24th May 2024

The Lancet has today published a new series on antimicrobial resistance and the need for sustainable access to effective antibiotics, written by BSAC Garrod medallist Ramanan Laxminarayan and colleagues. BSAC President, Professor Andrew Seaton, explains why the Society welcomes this series and supports its recommendations, while pointing to the need for assurances that the core principles of antimicrobial stewardship are promoted and maintained.

Drug resistant infections due to antimicrobial resistance (AMR) are a real and growing global threat with the burden falling most heavily in regions with least developed healthcare infrastructure. AMR however cannot be considered as an isolated phenomenon. Morbidity and mortality due to infections which will respond to prompt administration of first line or Access antimicrobials predominate globally, including in low-income and middle-income countries (LMICs). Solutions to AMR require broad solutions to prevention and treatment of all infection and involve a whole system approach. In this excellent Lancet series BSAC Garrod medallist Ramanan Laxminarayan and colleagues outline the critical importance of prevention, through access to water, sanitation, hygiene and vaccination, as well as assuring availability of key diagnostics to guide therapy and Access antimicrobials to treat. Language is important whether communicating with policy makers or those delivering care. Aligning the challenges and breadth of impact of infection and AMR with Sustainable Development Goals is particularly important when considering communication at policy level. In this sense antimicrobials should be regarded as critical infrastructure to support and grow a properly functioning society and economy.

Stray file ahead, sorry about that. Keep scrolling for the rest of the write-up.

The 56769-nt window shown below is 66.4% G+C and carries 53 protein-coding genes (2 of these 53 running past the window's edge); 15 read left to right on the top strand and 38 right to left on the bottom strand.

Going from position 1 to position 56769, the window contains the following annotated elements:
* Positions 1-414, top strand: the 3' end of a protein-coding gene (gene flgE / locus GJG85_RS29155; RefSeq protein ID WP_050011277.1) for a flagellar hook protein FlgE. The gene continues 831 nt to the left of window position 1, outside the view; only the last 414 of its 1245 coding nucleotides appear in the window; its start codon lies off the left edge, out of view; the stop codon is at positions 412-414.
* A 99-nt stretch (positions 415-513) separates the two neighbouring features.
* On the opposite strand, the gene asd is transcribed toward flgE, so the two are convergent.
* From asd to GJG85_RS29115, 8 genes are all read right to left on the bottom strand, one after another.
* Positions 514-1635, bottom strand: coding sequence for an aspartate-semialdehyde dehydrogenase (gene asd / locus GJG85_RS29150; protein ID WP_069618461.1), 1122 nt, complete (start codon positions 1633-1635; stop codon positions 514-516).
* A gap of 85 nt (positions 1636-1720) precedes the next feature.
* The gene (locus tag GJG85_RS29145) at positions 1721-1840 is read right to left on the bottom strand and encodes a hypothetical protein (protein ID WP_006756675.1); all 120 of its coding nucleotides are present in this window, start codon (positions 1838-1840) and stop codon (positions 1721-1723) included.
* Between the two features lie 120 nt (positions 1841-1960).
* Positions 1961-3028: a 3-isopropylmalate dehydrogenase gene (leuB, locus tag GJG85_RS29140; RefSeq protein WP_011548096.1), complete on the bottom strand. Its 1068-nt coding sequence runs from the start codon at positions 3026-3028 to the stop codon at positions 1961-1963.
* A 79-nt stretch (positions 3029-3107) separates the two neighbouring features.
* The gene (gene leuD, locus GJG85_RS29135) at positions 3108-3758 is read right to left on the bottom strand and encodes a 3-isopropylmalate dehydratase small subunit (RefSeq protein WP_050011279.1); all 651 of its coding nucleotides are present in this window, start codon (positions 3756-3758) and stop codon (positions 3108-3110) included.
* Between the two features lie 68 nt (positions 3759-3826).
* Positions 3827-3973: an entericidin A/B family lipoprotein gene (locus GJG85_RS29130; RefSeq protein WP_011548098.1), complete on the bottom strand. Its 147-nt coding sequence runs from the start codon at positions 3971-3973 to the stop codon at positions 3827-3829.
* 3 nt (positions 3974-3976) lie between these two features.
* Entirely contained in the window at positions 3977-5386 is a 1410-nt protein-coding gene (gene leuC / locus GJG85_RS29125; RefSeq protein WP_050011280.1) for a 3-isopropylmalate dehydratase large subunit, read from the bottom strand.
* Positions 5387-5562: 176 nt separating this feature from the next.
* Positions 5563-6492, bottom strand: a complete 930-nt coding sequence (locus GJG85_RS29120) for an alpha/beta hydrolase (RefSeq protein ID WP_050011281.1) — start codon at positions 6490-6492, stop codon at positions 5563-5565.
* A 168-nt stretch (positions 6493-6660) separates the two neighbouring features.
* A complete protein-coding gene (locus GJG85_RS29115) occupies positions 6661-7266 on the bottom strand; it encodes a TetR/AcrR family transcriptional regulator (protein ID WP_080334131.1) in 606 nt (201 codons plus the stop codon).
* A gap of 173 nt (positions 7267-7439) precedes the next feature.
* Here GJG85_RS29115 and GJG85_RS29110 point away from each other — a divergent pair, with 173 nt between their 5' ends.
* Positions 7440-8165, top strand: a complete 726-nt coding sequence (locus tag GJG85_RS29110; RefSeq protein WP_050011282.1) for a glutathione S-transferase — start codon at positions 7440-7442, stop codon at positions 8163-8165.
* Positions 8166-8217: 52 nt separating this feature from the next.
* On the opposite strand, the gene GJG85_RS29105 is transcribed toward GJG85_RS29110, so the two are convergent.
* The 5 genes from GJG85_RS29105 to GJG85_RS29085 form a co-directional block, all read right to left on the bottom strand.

The UN General Assembly (UNGA) high-level meeting on AMR in September 2024 is a critical opportunity for global action. Ambitious global targets for 2030 are proposed within this Lancet series including a 10% reduction in mortality from AMR; a 20% reduction in inappropriate human antibiotic use; and a 30% reduction in inappropriate animal antibiotic use. To achieve these goals coordinated global commitment, consensus of actions and accountability is required. Fundamental to success will be support for action and leadership from LMICs.

BSAC welcomes this Lancet series and supports the recommendations made. For sustainable access to effective antibiotics the Society would like to emphasise the importance of local and national Antimicrobial Stewardship programmes ideally incorporated into National AMR Action Plans. Recognising the challenges of delivering equitable and timely assessment and treatment the Society supports enabling wider cohorts of healthcare workers including (but not limited to) nurses and pharmacists to prescribe or provide antimicrobials in a regulated framework and underpinned by appropriate training, education and surveillance of practice. With widening of access there is a need for assurances that the core principles of antimicrobial stewardship are promoted and maintained.

Read The Lancet Series on Antimicrobial Resistance: The need for sustainable access to effective antibiotics

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